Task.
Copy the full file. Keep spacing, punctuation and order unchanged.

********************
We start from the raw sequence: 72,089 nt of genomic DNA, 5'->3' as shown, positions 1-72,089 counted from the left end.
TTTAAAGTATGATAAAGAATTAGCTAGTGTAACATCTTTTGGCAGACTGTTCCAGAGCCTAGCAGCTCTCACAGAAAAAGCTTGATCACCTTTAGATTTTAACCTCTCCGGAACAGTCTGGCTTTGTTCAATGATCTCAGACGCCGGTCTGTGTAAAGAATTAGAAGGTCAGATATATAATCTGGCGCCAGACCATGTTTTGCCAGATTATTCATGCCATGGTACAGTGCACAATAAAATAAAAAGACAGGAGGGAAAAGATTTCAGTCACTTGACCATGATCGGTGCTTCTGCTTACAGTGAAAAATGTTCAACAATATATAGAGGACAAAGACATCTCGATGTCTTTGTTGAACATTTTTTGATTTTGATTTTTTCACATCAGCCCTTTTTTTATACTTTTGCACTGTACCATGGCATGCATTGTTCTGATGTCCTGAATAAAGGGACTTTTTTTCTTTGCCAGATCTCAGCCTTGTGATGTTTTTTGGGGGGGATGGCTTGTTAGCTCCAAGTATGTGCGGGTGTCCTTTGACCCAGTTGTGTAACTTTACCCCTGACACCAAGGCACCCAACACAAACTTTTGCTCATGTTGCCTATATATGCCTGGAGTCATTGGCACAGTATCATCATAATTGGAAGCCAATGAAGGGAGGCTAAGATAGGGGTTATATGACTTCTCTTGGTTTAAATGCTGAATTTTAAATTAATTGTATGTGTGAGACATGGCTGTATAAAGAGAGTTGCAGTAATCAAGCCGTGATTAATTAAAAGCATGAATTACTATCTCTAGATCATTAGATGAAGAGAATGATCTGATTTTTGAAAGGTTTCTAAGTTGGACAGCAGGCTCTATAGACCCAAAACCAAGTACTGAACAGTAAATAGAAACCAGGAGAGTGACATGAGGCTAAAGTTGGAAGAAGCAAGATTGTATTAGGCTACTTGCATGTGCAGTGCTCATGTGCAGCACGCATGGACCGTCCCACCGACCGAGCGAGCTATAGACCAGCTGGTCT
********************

We start from the raw sequence: 72,089 nt of genomic DNA, 5'->3' as shown, positions 1-72,089 counted from the left end.
TTTAAAGTATGATAAAGAATTAGCTAGTGTAACATCTTTTGGCAGACTGTTCCAGAGCCTAGCAGCTCTCACAGAAAAAGCTTGATCACCTTTAGATTTTAACCTCTCCGGAACAGTCTGGCTTTGTTCAATGATCTCAGACGCCGGTCTGTGTAAAGAATTAGAAGGTCAGATATATAATCTGGCGCCAGACCATGTTTTGCCAGATTATTCATGCCATGGTACAGTGCACAATAAAATAAAAAGACAGGAGGGAAAAGATTTCAGTCACTTGACCATGATCGGTGCTTCTGCTTACAGTGAAAAATGTTCAACAATATATAGAGGACAAAGACATCTCGATGTCTTTGTTGAACATTTTTTGATTTTGATTTTTTCACATCAGCCCTTTTTTTATACTTTTGCACTGTACCATGGCATGCATTGTTCTGATGTCCTGAATAAAGGGACTTTTTTTCTTTGCCAGATCTCAGCCTTGTGATGTTTTTTGGGGGGGATGGCTTGTTAGCTCCAAGTATGTGCGGGTGTCCTTTGACCCAGTTGTGTAACTTTACCCCTGACACCAAGGCACCCAACACAAACTTTTGCTCATGTTGCCTATATATGCCTGGAGTCATTGGCACAGTATCATCATAATTGGAAGCCAATGAAGGGAGGCTAAGATAGGGGTTATATGACTTCTCTTGGTTTAAATGCTGAATTTTAAATTAATTGTATGTGTGAGACATGGCTGTATAAAGAGAGTTGCAGTAATCAAGCCGTGATTAATTAAAAGCATGAATTACTATCTCTAGATCATTAGATGAAGAGAATGATCTGATTTTTGAAAGGTTTCTAAGTTGGACAGCAGGCTCTATAGACCCAAAACCAAGTACTGAACAGTAAATAGAAACCAGGAGAGTGACATGAGGCTAAAGTTGGAAGAAGCAAGATTGTATTAGGCTACTTGCATGTGCAGTGCTCATGTGCAGCACGCATGGACCGTCCCACCGACCGAGCGAGCTATAGACCAGCTGGTCT